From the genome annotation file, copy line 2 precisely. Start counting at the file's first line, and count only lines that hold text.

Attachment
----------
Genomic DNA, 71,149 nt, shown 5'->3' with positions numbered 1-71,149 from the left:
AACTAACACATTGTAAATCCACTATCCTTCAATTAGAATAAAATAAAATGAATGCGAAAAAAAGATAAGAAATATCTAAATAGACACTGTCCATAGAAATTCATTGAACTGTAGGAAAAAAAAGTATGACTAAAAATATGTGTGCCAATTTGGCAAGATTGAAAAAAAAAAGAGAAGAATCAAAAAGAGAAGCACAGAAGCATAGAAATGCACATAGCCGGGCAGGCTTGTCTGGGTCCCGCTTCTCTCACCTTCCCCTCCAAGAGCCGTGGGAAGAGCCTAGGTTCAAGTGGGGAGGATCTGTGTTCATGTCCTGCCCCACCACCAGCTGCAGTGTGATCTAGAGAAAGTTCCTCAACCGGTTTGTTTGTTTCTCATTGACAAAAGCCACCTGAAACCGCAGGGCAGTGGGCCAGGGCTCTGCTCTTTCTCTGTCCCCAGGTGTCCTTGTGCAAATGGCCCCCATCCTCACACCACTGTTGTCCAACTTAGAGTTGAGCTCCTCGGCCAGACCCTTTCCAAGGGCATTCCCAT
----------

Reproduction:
AACTAACACATTGTAAATCCACTATCCTTCAATTAGAATAAAATAAAATGAATGCGAAAAAAAGATAAGAAATATCTAAATAGACACTGTCCATAGAAATTCATTGAACTGTAGGAAAAAAAAGTATGACTAAAAATATGTGTGCCAATTTGGCAAGATTGAAAAAAAAAAGAGAAGAATCAAAAAGAGAAGCACAGAAGCATAGAAATGCACATAGCCGGGCAGGCTTGTCTGGGTCCCGCTTCTCTCACCTTCCCCTCCAAGAGCCGTGGGAAGAGCCTAGGTTCAAGTGGGGAGGATCTGTGTTCATGTCCTGCCCCACCACCAGCTGCAGTGTGATCTAGAGAAAGTTCCTCAACCGGTTTGTTTGTTTCTCATTGACAAAAGCCACCTGAAACCGCAGGGCAGTGGGCCAGGGCTCTGCTCTTTCTCTGTCCCCAGGTGTCCTTGTGCAAATGGCCCCCATCCTCACACCACTGTTGTCCAACTTAGAGTTGAGCTCCTCGGCCAGACCCTTTCCAAGGGCATTCCCAT